Brian Crick

Fun with Symbols

Lately, I’ve been amused by certain similarities in two recent movies, Super 8 and X-Men First Class—and how this relates to what I want to get done with Tinselfly.

Warning: spoilers ahead.

Both Super 8 and X-Men have leads who carry around small, inanimate objects of great personal significance to them. Both movies have wordless scenes in their climaxes where said inanimate objects abruptly take on a life of their own, and the audience is presented with a simple, clear, visual metaphor for the resolution of the leads’ internal struggles.

I love it when movies do this sort of stuff. I wish more movies spoke their own language like this, and get frustrated when I think a movie is missing an opportunity to tell stories through objects. I saw Midnight in Paris recently too, and I thought they could have gone in this direction with a pair of earrings a character possessed, and I was sad they did not.

Of course this is just one specific way of having a movie communicate things visually. The Tree of Life, another new release, is overflowing with visual symbolism, and those visuals did absolutely nothing for me.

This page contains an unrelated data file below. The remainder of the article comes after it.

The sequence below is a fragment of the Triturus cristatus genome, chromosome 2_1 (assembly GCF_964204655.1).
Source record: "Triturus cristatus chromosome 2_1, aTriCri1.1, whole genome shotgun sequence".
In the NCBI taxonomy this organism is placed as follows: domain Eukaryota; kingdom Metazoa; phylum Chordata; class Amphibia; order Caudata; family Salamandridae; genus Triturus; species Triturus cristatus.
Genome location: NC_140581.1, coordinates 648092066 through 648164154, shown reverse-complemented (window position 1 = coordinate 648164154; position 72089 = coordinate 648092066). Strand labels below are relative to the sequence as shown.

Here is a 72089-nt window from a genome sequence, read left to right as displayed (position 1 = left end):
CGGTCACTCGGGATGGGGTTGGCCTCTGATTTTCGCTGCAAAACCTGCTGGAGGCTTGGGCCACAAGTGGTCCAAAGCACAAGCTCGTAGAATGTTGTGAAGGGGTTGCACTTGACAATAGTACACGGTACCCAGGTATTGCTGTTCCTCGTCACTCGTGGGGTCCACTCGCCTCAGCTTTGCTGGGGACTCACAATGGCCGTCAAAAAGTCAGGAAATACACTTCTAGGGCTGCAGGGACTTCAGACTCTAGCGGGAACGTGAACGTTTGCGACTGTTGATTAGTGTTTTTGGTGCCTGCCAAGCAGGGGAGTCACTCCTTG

So I’m trying to relate this to storytelling in games, this sort of formula. And yeah, you could argue that it can go into visual cliché territory, but storytelling in games isn’t really there yet, and we need formulas that work.

The nice thing here is, this isn’t so much different than the way I’d envision storytelling through game mechanics working. These objects already have mechanics. They’re made of metal; they’re affected by magnetism. This doesn’t matter most of the time for most metal objects you’ll run across, but in one case there was a giant electromagnet being constructed by an alien, and in the other we had a character with superpowers revolving around magnetism. The big difference I’d see for games is that, for this sort of symbolism to work, it has to kind of catch you off guard let you see it as just another thing to plan strategy around.

I don’t have any concrete ideas for translating this to Tinselfly or whatever, but it’s not too far of a stretch to imagine a video game starring X-Men‘s Magneto, and you’re having fun using your toss-metal-around powers when suddenly you find yourself using new powers in an old location for the first time, and previously non-reactive bits of character-significant scenery come to life for the first time…

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